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The family practitioner family: the use of metaphor in understanding changes in primary health care organizations

Published online by Cambridge University Press:  31 October 2006

Tony Warne
Affiliation:
The Manchester Metropolitan University, Faculty of Community Studies, Law and Education, Department of Health Care Studies, Manchester, UK
Sheila Stark
Affiliation:
The Manchester Metropolitan University, Faculty of Community Studies, Law and Education, Department of Health Care Studies, Manchester, UK
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Abstract

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Current UK health policy guidance locates primary care at the frontiers of health care modernization. New organizational structures have resulted in general practitioner (GP) practices being brought together in Primary Care Groups (PCGs) and Primary Care Trusts (PCTs) each serving a much larger population group than the traditional GP practice. These changes have been accompanied with a need to explore new ways of working and thinking. This paper draws upon the experiences of nurses and GPs participating in an evaluation of workforce planning issues in primary health care. It explores how practitioners working in PCGs across one geographical area were able to gain a better understanding of what these changes, to both the structure and process of practice, might involve. During this developmental process the respondents used ‘the family’ metaphor, as a form of ‘shorthand’ to orientate themselves to the new responsibilities, challenges and opportunities presented by these changes to primary health care. It was in the use of terms and constructs that were familiar to their ‘everyday life’ experiences that made taking the first tentative steps in the change process easier. This paper suggests that using metaphors may be a powerful tool for policy makers, practitioners,managers and for researchers as they seek to communicate a plan for change and in understanding what these changes might mean.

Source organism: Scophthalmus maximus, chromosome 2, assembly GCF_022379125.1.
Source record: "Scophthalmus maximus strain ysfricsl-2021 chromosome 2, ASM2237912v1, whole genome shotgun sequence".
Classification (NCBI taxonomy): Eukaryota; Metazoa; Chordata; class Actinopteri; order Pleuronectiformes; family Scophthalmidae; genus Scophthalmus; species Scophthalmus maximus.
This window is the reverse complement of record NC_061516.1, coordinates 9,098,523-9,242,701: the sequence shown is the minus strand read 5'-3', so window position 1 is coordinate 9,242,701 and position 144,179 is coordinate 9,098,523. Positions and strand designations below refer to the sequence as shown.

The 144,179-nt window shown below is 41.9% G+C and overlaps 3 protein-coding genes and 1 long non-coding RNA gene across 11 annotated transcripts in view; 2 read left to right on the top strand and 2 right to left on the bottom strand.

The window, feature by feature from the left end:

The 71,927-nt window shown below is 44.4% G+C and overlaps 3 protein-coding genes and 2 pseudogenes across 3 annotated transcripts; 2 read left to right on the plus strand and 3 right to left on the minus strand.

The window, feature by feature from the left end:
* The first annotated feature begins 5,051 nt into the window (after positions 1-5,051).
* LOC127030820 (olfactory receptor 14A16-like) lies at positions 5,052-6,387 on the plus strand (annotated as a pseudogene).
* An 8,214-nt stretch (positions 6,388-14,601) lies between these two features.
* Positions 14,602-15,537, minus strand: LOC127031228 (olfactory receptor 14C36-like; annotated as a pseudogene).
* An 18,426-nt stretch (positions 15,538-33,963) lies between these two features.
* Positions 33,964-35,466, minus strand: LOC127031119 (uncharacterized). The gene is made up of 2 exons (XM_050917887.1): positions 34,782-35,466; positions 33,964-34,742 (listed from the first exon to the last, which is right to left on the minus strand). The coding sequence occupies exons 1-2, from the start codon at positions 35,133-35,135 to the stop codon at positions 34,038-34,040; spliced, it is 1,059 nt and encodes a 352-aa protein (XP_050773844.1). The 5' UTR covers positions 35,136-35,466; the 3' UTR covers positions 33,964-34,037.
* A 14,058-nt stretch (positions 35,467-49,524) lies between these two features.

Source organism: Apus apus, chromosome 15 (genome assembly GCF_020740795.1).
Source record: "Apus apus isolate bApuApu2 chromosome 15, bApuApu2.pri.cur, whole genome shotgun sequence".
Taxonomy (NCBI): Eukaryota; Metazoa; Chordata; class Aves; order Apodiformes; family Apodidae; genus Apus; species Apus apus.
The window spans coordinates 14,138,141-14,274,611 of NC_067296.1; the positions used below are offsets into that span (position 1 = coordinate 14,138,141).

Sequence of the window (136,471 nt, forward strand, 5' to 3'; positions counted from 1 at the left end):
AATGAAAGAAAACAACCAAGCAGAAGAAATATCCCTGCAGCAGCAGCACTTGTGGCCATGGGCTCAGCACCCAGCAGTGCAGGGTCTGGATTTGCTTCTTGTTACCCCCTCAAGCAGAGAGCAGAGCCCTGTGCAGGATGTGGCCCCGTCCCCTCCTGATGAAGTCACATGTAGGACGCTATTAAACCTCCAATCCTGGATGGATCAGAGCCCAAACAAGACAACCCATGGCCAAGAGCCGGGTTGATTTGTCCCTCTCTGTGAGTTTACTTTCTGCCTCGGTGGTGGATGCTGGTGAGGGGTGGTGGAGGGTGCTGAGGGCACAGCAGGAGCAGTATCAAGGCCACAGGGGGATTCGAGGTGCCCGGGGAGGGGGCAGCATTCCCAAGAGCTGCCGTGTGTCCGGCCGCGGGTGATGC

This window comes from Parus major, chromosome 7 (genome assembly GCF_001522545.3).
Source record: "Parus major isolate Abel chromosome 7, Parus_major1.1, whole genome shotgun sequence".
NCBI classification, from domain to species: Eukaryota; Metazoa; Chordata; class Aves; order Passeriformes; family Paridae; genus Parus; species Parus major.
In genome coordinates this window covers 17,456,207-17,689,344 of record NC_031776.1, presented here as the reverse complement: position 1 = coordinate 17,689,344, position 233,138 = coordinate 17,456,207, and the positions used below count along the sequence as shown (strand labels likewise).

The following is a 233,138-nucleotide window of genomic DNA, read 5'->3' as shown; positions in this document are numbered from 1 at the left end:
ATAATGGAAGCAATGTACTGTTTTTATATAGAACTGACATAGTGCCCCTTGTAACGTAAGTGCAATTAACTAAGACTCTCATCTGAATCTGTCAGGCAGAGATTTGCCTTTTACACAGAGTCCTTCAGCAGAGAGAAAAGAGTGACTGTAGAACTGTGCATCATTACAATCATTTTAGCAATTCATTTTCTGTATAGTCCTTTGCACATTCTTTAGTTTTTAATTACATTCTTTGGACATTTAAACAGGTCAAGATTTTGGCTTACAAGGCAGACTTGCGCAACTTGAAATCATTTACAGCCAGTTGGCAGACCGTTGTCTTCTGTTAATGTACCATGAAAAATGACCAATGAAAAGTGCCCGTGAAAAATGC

Type
Original Article
Copyright
2003 Arnold
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